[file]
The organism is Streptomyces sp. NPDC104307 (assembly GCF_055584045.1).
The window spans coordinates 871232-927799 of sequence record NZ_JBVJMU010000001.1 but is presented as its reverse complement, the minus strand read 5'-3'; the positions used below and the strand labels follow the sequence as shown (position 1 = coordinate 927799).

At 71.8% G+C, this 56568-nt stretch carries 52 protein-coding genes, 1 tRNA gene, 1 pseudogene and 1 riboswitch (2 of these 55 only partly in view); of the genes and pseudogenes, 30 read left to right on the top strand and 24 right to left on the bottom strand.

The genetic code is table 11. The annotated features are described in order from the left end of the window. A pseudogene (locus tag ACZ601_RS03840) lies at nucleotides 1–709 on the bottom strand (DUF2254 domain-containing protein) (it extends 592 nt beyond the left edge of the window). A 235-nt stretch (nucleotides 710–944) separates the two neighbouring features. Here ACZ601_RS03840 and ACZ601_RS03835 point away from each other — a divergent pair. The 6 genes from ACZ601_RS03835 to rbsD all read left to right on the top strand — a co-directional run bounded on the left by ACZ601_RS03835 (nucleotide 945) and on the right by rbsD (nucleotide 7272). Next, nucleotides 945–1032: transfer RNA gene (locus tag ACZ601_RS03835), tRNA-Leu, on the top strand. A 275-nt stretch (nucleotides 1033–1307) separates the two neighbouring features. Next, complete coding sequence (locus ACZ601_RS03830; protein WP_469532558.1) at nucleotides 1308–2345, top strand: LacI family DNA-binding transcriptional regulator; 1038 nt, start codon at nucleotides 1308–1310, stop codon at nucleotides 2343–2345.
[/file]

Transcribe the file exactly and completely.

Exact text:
The organism is Streptomyces sp. NPDC104307 (assembly GCF_055584045.1).
The window spans coordinates 871232-927799 of sequence record NZ_JBVJMU010000001.1 but is presented as its reverse complement, the minus strand read 5'-3'; the positions used below and the strand labels follow the sequence as shown (position 1 = coordinate 927799).

At 71.8% G+C, this 56568-nt stretch carries 52 protein-coding genes, 1 tRNA gene, 1 pseudogene and 1 riboswitch (2 of these 55 only partly in view); of the genes and pseudogenes, 30 read left to right on the top strand and 24 right to left on the bottom strand.

The genetic code is table 11. The annotated features are described in order from the left end of the window. A pseudogene (locus tag ACZ601_RS03840) lies at nucleotides 1–709 on the bottom strand (DUF2254 domain-containing protein) (it extends 592 nt beyond the left edge of the window). A 235-nt stretch (nucleotides 710–944) separates the two neighbouring features. Here ACZ601_RS03840 and ACZ601_RS03835 point away from each other — a divergent pair. The 6 genes from ACZ601_RS03835 to rbsD all read left to right on the top strand — a co-directional run bounded on the left by ACZ601_RS03835 (nucleotide 945) and on the right by rbsD (nucleotide 7272). Next, nucleotides 945–1032: transfer RNA gene (locus tag ACZ601_RS03835), tRNA-Leu, on the top strand. A 275-nt stretch (nucleotides 1033–1307) separates the two neighbouring features. Next, complete coding sequence (locus ACZ601_RS03830; protein WP_469532558.1) at nucleotides 1308–2345, top strand: LacI family DNA-binding transcriptional regulator; 1038 nt, start codon at nucleotides 1308–1310, stop codon at nucleotides 2343–2345.